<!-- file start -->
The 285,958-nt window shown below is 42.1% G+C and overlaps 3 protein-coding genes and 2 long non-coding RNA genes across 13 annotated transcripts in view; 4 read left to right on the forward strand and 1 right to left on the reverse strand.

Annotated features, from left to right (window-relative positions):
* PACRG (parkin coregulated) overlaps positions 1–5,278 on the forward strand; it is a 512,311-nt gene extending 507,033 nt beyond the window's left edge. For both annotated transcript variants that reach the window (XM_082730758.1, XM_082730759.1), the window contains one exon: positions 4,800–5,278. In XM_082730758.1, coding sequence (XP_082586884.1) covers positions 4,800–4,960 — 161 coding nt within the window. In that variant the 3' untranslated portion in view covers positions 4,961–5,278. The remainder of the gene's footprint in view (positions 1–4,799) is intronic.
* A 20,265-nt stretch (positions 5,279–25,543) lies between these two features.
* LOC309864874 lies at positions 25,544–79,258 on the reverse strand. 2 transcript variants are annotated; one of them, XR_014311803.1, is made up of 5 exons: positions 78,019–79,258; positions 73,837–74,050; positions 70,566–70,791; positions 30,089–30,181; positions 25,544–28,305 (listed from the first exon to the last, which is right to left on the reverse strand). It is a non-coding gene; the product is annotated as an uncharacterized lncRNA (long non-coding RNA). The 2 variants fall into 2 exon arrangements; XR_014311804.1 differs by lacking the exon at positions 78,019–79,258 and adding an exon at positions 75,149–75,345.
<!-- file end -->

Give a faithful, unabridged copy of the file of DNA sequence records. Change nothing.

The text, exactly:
The 285,958-nt window shown below is 42.1% G+C and overlaps 3 protein-coding genes and 2 long non-coding RNA genes across 13 annotated transcripts in view; 4 read left to right on the forward strand and 1 right to left on the reverse strand.

Annotated features, from left to right (window-relative positions):
* PACRG (parkin coregulated) overlaps positions 1–5,278 on the forward strand; it is a 512,311-nt gene extending 507,033 nt beyond the window's left edge. For both annotated transcript variants that reach the window (XM_082730758.1, XM_082730759.1), the window contains one exon: positions 4,800–5,278. In XM_082730758.1, coding sequence (XP_082586884.1) covers positions 4,800–4,960 — 161 coding nt within the window. In that variant the 3' untranslated portion in view covers positions 4,961–5,278. The remainder of the gene's footprint in view (positions 1–4,799) is intronic.
* A 20,265-nt stretch (positions 5,279–25,543) lies between these two features.
* LOC309864874 lies at positions 25,544–79,258 on the reverse strand. 2 transcript variants are annotated; one of them, XR_014311803.1, is made up of 5 exons: positions 78,019–79,258; positions 73,837–74,050; positions 70,566–70,791; positions 30,089–30,181; positions 25,544–28,305 (listed from the first exon to the last, which is right to left on the reverse strand). It is a non-coding gene; the product is annotated as an uncharacterized lncRNA (long non-coding RNA). The 2 variants fall into 2 exon arrangements; XR_014311804.1 differs by lacking the exon at positions 78,019–79,258 and adding an exon at positions 75,149–75,345.